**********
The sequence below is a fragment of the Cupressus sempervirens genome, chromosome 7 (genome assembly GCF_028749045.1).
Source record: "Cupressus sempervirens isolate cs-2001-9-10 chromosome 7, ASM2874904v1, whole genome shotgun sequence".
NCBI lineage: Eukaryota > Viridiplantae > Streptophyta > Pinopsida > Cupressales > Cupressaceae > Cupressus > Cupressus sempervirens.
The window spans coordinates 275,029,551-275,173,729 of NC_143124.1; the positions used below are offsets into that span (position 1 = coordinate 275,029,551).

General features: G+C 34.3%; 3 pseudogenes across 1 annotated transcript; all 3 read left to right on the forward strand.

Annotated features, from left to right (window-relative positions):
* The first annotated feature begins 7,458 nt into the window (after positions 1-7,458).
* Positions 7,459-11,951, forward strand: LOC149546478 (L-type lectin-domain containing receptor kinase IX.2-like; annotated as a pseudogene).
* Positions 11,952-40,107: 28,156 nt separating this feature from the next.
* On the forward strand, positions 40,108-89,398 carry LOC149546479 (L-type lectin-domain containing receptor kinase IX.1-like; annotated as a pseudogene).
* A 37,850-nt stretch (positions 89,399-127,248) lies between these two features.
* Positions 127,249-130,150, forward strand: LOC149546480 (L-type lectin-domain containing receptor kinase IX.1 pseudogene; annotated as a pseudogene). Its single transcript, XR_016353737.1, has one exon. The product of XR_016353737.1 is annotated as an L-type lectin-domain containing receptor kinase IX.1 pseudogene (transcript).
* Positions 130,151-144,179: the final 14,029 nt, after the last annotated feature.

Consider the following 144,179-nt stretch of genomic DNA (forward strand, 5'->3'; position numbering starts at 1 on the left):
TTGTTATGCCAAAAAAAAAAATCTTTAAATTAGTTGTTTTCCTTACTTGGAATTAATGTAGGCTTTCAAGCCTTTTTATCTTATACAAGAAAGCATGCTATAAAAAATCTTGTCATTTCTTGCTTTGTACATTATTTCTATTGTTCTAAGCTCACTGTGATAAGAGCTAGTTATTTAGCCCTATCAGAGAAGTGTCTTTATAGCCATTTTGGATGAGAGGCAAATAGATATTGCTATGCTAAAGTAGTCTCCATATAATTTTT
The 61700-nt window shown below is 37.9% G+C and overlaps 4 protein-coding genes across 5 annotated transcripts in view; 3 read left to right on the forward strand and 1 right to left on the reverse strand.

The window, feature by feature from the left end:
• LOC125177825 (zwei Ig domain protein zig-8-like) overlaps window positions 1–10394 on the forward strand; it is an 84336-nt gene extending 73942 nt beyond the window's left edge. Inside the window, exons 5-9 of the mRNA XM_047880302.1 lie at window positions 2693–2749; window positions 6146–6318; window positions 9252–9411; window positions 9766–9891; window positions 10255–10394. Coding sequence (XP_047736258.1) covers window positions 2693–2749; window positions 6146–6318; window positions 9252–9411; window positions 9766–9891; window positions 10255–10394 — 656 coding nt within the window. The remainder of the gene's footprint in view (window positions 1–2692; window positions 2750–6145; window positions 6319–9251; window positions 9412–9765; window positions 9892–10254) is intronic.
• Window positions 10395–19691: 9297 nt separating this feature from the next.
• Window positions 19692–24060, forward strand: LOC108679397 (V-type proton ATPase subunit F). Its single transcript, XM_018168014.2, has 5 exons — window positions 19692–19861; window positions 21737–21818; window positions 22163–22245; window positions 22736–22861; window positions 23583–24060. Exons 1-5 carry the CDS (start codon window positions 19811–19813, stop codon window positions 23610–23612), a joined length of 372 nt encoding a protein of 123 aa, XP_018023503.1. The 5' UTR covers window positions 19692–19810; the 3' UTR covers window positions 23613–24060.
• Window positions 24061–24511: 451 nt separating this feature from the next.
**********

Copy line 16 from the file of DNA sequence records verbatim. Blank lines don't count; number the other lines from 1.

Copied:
The 61700-nt window shown below is 37.9% G+C and overlaps 4 protein-coding genes across 5 annotated transcripts in view; 3 read left to right on the forward strand and 1 right to left on the reverse strand.